What Is A Colonoscopy?
A colonoscopy is a diagnostic screening test to detect the health of the large intestine (also known as the colon or bowel). It is often used to detect pre-cancerous conditions such as polyps, inflammatory diseases such as Crohns Disease, or cancerous conditions such as tumors. A flexible scope is passed through the anus and up into the large intestine while the patient is sedated and unaware of what is happening. Through this scope, the physician can visualize the entire colon. When necessary, a polyp(s) or other sampling of colon tissue (biopsy) can be extracted to be sent to the pathology lab in order to confirm a diagnosis.
Who Performs The Colonoscopy?
The test is performed by a Gastroenterologist who is a medical doctor specializing in diseases of the stomach and intestines.
Who Should Have A Colonoscopy?
In the normal individual, the first baseline colonoscopy should be performed at the age of 50. This will provide the doctor a baseline picture of the colon that future colonoscopies can be compared to. Since colon cancer is slow growing, most repeat colonoscopies are only being done every 10 years. Of course if you are having signs and symptoms of colon problems, you should report this to your doctor and a colonoscopy can be scheduled as needed to rule out disease of the colon.
If there is a family history of colon cancer, the age for that first baseline test may be much younger. This age will be determined by the family physician. The author’s niece was 5 weeks old when her 33 year old father passed away from colon cancer. It turns out that the father’s mother and maternal grandmother both had colon cancer. Subsequently, that niece has been having colonoscopies every 2 years since she turned 21.
How Do I Prepare For This Test?
The worst part about the colonoscopy is the preparation for it during the 24 hours prior to the test. Since the physician will be looking up your colon, the colon needs to be cleaned of all waste.
Once you make your appointment for the procedure, your gastroenterologist’s office will send you a written prescription for the cleansing prep that you will take on the evening before the test. You will need to get the prescription filled at your local pharmacy. This prep will clean out your large intestines of waste. This will not be fun. This will be the worst part of the whole process. You will want to be home for the prep. You will need to be near a functional bathroom with plenty of toilet paper and reading materials.
Alert your gastroenterologist as to any and all drugs, vitamins, supplements, herbs, etc you are currently taking. He will send you written instructions on which medications may have to be temporarily stopped a few days before the test. If there are medications that can’t be stopped, he will discuss this with the prescribing physician (such as Plavix, Insulin)
On the day before the procedure, you will begin a clear liquid diet which you will stay on for the entire day. Clear liquids include: coffee (black or with sugar, no milk), tea (black or with sugar, no milk), white grape juice, white cranberry juice, apple juice, jello, frozen ices, pineapple juice, sprite, ginger ale, Pepsi, Coke or diet cola, popsicles, broth (chicken, vegetable, beef), bouillon ( chicken, vegetable, beef). No red, purple, blue, green, or orange colored products are permitted. Yellow is OK. Dairy products and milk are not permitted nor is alcohol.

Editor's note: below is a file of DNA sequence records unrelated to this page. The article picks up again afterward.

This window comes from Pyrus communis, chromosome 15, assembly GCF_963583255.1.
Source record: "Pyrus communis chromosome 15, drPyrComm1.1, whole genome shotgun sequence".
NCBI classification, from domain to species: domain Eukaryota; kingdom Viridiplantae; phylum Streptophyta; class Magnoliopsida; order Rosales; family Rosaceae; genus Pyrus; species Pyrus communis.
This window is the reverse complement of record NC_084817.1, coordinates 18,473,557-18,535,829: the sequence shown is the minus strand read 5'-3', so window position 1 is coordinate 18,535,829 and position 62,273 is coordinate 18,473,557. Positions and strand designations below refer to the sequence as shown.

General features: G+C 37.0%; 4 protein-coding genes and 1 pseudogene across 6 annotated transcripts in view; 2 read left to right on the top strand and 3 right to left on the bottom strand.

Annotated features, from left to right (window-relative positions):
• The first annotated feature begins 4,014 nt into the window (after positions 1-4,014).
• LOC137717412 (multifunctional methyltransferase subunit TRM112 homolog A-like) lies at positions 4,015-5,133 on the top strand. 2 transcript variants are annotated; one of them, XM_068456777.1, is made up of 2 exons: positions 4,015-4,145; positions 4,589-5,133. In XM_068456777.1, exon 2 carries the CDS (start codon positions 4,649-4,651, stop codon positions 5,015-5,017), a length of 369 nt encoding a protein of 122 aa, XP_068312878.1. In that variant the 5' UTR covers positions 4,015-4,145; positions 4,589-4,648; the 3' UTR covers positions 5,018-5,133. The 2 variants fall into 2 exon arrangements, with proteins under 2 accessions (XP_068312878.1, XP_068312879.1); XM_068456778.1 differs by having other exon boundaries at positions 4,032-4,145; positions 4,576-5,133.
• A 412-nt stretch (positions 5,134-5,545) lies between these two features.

You will carefully follow the instructions for the intestinal prep. Once you mix it, put it in the refrigerator to get it cold. It will be very salty. Adding some yellow lemonade powdered mix to it will help mask the saltiness. Some people hold their nose when they drink it to help get it down. Some people add ice cubes. Some people use a straw to help get it down. It doesn’t matter what you do as long as you complete the prep. Yo certainly don’t want to go through this prep and then sedation, only to find that you bowel hasn’t been adequately cleaned out and you have to come back on another day for a repeat performance!
You will eat or drink nothing after midnight on the night before the test. The only exception to this may be if you take blood pressure, heart and/or breathing medicines. If so, you will take them as ordered with a small sip of water.
The Morning Of The Test:
Bring your PatientAction.com online Health History with you. Bring your health insurance ID card. Leave all of your valuables home. You will not need any money or jewelry. You may need your credit card if you do not have health insurance. You may need photo ID for identification purposes. Bring your reading glasses if you need them in order to fill out any written questions. Remember not to eat or drink anything, unless it is for your blood pressure, heart and/or breathing medicine which can be taken with a sip of water. Plan on arriving for your test 1-2 hours before the scheduled appointment time.
How Long Will The Procedure Take?
On the day of the procedure, you will generally show up 1-2 hours before your scheduled test time. You will need to allow at least 3-4 hours from the time of arrival to the time of departure. Let your advocate or driver know this. Make sure the hospital has your driver’s telephone number so if they are not waiting for you in the colonoscopy waiting room, they can be notified when you have completed your procedure.
Can I Come For The Test Alone?
No, you will need to have someone drive you to the test and pick you up. You will not be allowed to leave by yourself, drive yourself or take a taxi home alone. You will be too groggy from the medication. Your ride doesn’t have to remain with you during the test, but they must be available by telephone so they can be contacted as needed.
What Happens When I Arrive?
the receptionist goes over the standard preliminary questions and makes a copy of your insurance card, you will fill out some paperwork. You may also be asked if your companion or driver is a designated patient advocate that the doctor can share pertinent test information with. Once the admission process is finished, you will be escorted to the pre-procedure area. Leave any personal items with your companion if possible. Once in the procedure area, you will be greeted by the nurse who will be caring for you throughout the procedure. S/he will ask you to undress and get into the bed in your private cubicle. An Intravenous infusion will be started in one of your arm veins through which you will receive wonderful drugs that will make you totally unaware of the procedure. You will feel nothing. You will remember nothing. You will be taken very good care of by the staff in the unit. If you have to go to the bathroom, let the nurse know and s/he will help you navigate the trip with the IV.